TELECOM Digest OnLine - Sorted: Re: Service Providers Recycling Phone Numbers

Re: Service Providers Recycling Phone Numbers
21 Feb 2006 10:20:26 -0800

David Lazarus wrote:

> Would you pay full price for a used cell phone number?

> Chances are, you already have.

> In a little-known industry practice, wireless service providers routinely
> recycle former customers' phone numbers and give them to new customers
> without informing them of the number's history.

Huh? The phone company has _always_ recycled phone numbers. The only
time you got a new one if you're entering a new exchange.

> Cell phone companies say they need to do this because there just aren't
> enough new numbers to go around. A number can be reused within as little as
> 30 days.

It's certainly true that there aren't enough numbers to go around.
Unlike a home phone which tends to be more permanent, cell phone
accounts can be opened and closed repeatedly.

However, I do feel 30 days is not enough delay time. Because one has
to pay for incoming calls, wrong numbers can be costly. Accordingly, I
think a number should lay dormant at least for a year. I also think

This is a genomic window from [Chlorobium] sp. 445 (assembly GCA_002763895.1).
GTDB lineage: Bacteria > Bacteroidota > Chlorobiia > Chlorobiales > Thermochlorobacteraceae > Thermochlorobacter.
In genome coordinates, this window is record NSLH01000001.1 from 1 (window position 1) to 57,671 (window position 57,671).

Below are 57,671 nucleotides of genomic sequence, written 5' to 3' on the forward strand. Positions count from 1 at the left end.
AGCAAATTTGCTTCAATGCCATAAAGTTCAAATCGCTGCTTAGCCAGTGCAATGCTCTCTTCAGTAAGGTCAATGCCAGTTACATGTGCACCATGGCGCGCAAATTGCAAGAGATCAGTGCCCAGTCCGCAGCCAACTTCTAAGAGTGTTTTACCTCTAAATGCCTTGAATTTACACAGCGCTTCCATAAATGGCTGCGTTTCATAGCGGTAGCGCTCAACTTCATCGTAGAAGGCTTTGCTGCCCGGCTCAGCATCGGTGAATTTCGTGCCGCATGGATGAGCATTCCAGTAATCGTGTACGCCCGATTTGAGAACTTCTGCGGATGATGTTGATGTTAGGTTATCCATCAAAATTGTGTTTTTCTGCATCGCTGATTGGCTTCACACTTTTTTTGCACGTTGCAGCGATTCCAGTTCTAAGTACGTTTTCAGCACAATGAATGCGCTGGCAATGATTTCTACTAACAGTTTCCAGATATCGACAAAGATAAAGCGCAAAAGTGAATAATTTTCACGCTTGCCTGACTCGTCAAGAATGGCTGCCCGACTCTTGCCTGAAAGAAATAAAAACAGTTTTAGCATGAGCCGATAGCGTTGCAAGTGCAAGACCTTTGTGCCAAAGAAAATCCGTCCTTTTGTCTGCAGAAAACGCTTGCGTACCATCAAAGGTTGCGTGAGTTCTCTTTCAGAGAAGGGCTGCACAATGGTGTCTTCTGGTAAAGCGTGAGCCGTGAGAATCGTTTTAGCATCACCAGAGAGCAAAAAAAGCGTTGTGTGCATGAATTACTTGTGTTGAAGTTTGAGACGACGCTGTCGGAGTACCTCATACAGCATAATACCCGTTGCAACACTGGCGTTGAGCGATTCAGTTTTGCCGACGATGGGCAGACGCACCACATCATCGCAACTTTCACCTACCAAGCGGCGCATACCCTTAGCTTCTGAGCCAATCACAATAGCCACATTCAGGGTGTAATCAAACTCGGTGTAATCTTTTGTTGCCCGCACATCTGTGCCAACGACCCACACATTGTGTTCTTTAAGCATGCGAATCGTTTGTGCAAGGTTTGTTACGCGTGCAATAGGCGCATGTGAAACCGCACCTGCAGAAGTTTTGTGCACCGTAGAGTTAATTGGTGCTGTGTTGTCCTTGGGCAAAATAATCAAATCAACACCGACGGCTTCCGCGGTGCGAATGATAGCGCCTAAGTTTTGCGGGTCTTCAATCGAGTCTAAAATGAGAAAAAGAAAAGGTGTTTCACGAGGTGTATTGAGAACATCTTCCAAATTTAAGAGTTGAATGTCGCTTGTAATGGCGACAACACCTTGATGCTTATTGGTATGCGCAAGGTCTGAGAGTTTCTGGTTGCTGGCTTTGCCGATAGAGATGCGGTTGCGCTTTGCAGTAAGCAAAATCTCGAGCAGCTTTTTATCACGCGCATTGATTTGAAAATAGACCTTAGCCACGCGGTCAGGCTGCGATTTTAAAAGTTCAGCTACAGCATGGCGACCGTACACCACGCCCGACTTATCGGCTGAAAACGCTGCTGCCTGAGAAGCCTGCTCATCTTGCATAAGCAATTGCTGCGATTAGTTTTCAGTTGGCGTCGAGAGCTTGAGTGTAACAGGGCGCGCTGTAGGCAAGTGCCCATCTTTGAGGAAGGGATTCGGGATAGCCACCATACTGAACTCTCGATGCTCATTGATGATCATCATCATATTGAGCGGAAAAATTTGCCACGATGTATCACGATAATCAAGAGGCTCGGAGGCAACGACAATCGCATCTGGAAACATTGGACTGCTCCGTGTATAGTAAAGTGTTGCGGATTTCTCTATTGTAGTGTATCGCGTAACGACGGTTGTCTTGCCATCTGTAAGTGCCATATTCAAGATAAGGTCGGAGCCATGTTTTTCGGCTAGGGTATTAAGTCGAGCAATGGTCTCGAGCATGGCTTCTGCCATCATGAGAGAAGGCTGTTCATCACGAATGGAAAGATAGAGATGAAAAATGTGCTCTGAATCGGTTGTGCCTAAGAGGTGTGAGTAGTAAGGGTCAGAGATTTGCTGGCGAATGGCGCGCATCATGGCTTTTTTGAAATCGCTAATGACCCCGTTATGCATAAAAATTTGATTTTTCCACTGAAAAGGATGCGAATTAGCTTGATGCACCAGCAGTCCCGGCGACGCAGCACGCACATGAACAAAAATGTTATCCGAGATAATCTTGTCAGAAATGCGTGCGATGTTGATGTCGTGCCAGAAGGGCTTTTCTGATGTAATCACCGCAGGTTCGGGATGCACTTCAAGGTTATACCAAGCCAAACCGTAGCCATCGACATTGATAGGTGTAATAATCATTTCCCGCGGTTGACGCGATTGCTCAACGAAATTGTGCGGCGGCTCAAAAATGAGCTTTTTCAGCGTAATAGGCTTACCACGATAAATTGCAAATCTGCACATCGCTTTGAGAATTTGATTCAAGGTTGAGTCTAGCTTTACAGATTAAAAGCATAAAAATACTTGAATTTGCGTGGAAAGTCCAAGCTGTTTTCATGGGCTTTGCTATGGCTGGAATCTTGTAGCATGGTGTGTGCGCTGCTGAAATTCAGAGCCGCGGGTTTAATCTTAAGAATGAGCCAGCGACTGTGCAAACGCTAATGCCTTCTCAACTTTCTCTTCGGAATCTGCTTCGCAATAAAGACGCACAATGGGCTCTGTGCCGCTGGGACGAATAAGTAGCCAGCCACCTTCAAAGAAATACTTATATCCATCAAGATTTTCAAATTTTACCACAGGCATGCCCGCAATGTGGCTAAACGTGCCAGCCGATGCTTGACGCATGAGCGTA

they should give 90 days free referral just like a land line phone.

[some techie suprised phone numbers don't last forever.]

> Therre said he called Sprint and was told by a service rep that he
> must have signed up for a premium service. He said Sprint's records
> showed that the text messages were being billed by a company called
> SMS....

Obviously when any business closes out an account, it must close out
everything. This isn't an issue of recycling the number, but rather
failing to close out the account and reset all defaults. Presumably
the man didn't want text messaging so that should've been turned off.
All those text calls would've been rejected. End of trouble.

It appears companies that use new technologies are so quick to start
up and get running that they don't bother to build proper
administrative systems. So garbage like this happens. What is
insulting is that the companies deny responsibility even though it was
their inter-billing arrangements that made it all possible in the
first place. You can be sure Sprint was nicely compensated for its
relationship with the other outfit.

Imagine you sit down at a restaurant and your check includes food
ordered by the previous customer. No one in their right mind would
tolerate that. But apparently when it comes to technology that kind
of business practice is perfectly ok.

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